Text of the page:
Take modern burlesque, throw in some tie removing and a group of men and the result of the mixture is boylesque.
“Boylesque is the male form of burlesque, which is the art of tease,” Dolli Holiday, co-owner of the Richmond Institute of Burlesque, said. “Burlesque, I feel like, is a little bit of anything you want it to be. It’s Vaudeville, it’s comedy, it’s theatrics, it’s striptease. It’s a little bit of everything.”
The Richmond Institute of Burlesque started offering classes in January with boylesque intended for private lessons. However, Holiday and partner Deepa De Jour had such overwhelming responses from the guys after the first Boylesque Showcase, a class was opened to the public.
Students are encouraged to volunteer for a student showcases but performing in front of a crowd is not a requirement. Chris Chaos (pictured), was one of the first Boylesque students to perform at the showcase.
Chaos’ debut performance involved a ‘Leave-It-To-Beaver-esque’ husband coming home after a long day at work.
“To relax, I turn on some music and I dance,” Chaos said of his striptease. “I strip out of my suit and the societal constraints I must adhere to during the day. Put on some heels and reveal women’s undergarments I’ve been secretly wearing all day.”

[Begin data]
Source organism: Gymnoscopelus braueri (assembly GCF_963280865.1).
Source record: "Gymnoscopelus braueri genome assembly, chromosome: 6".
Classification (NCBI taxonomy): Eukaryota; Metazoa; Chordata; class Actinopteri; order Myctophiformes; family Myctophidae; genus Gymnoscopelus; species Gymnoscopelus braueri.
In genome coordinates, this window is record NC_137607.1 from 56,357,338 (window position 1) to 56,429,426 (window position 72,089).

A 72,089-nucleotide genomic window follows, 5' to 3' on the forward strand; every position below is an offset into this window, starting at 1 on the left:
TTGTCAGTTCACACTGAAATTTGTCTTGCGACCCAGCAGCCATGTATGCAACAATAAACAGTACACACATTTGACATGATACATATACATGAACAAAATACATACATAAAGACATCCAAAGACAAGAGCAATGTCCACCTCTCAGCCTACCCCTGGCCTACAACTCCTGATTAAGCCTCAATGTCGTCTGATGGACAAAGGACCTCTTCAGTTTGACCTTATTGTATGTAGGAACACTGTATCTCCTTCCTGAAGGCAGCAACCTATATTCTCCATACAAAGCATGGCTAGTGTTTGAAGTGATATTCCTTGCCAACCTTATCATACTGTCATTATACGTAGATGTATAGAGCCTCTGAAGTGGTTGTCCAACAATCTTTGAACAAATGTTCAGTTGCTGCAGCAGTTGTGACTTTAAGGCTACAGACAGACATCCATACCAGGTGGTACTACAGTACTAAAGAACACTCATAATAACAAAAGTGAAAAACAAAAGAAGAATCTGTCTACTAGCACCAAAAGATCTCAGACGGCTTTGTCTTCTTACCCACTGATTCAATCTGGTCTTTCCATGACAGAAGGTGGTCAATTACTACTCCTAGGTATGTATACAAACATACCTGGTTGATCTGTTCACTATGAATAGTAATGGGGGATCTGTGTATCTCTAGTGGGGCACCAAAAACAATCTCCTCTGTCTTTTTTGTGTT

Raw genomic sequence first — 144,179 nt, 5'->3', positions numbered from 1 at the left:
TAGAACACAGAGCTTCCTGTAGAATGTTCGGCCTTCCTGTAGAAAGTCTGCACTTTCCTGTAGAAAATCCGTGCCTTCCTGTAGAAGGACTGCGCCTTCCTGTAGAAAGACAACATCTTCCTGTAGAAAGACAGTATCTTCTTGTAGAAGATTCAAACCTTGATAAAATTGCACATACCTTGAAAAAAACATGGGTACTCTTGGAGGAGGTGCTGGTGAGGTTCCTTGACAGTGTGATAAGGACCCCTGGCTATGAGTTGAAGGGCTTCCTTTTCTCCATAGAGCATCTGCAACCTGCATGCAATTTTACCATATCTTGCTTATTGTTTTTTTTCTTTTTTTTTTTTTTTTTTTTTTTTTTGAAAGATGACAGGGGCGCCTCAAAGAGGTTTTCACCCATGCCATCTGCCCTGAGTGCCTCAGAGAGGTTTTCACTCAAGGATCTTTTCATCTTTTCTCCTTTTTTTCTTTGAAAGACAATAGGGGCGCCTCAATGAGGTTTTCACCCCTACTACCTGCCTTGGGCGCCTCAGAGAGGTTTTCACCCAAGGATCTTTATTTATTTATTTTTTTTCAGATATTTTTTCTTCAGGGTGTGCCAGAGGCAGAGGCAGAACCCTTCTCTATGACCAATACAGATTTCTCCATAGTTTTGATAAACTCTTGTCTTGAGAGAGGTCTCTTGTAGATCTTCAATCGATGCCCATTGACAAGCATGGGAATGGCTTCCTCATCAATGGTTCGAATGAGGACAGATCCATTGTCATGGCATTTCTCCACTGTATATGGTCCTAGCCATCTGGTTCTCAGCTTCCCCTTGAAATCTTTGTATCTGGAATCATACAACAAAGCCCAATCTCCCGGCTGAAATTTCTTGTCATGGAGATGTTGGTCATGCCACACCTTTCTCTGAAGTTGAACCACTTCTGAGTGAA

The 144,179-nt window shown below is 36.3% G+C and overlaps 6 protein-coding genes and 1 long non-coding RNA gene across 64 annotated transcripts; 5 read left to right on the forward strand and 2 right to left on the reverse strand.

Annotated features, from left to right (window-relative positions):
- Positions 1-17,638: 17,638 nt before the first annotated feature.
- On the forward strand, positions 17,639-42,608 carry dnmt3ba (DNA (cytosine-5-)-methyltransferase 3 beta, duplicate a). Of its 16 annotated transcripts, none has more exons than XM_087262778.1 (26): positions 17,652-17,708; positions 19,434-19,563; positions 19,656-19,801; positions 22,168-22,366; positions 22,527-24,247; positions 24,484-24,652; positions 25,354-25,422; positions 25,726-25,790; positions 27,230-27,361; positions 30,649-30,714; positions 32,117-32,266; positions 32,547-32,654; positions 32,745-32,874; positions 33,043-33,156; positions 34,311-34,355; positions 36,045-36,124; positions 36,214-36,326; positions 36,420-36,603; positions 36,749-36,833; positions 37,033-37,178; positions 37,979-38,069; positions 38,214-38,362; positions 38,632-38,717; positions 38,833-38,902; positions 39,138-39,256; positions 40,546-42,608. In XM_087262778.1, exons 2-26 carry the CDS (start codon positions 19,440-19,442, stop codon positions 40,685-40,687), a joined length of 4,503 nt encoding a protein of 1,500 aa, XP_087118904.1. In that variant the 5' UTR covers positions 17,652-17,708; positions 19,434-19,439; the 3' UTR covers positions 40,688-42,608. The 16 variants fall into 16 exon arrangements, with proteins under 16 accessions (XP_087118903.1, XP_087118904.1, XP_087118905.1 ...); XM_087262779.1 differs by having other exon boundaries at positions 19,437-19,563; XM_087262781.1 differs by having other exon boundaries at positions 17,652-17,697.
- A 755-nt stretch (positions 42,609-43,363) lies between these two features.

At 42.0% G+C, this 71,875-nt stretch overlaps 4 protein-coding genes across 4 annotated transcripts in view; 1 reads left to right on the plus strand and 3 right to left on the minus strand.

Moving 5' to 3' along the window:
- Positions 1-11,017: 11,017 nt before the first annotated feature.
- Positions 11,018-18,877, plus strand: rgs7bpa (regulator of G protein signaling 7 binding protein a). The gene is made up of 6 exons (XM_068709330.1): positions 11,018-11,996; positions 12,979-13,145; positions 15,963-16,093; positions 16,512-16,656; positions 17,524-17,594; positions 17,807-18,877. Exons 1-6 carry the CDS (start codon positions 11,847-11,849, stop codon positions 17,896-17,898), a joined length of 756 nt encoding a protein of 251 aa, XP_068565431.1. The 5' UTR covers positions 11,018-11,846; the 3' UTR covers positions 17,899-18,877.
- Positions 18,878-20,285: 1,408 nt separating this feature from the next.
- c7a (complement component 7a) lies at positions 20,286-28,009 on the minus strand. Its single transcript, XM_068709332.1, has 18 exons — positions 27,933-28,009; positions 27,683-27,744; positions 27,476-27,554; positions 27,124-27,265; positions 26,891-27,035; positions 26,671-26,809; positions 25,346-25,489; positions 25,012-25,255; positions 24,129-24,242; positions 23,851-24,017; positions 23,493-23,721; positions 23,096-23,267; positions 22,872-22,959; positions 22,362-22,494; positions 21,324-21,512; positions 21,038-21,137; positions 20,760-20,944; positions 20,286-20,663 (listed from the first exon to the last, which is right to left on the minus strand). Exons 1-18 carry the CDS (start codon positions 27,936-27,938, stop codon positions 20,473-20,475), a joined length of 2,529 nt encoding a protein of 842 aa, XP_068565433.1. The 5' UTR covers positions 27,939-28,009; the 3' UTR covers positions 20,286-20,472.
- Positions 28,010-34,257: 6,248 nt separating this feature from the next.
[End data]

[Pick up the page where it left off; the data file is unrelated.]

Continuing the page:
The performance was set to Vic Damone’s ‘Wives and Lovers’, a song whose lyrical content takes gender roles to a new extreme.
“I knew it was the perfect satire,” Chaos stated. “A man in heels stripping down to a waist cincher and bloomers to a song that tells women what they need to be in order to keep their men.”
Bryan Boylesquo became a student after his wife, Pumpkin Pi, had a successful performance in a previous student showcase. He had participated in a tassel-twirling competition on stage during the event.
“Later my wife told me that Dolli Holiday had her sights set on me performing boylesque,” Boylesquo said. “So I decided to give it a go.”
Boylesquo plans on participating in the student showcase at the end this month. He has already picked an idea for his performance – a political satire that involves a very naughty president.
“Performing like this is scary and I believe facing our fears always causes us to grow,” Boylesquo said.
The Richmond Institute of Burlesque’s student showcase will be on July 29, 2011 at the Canal Club. Doors open at 8 p.m. and the show starts at 9 p.m. Tickets are $8. 21+. Photo by PalinOptika Studios.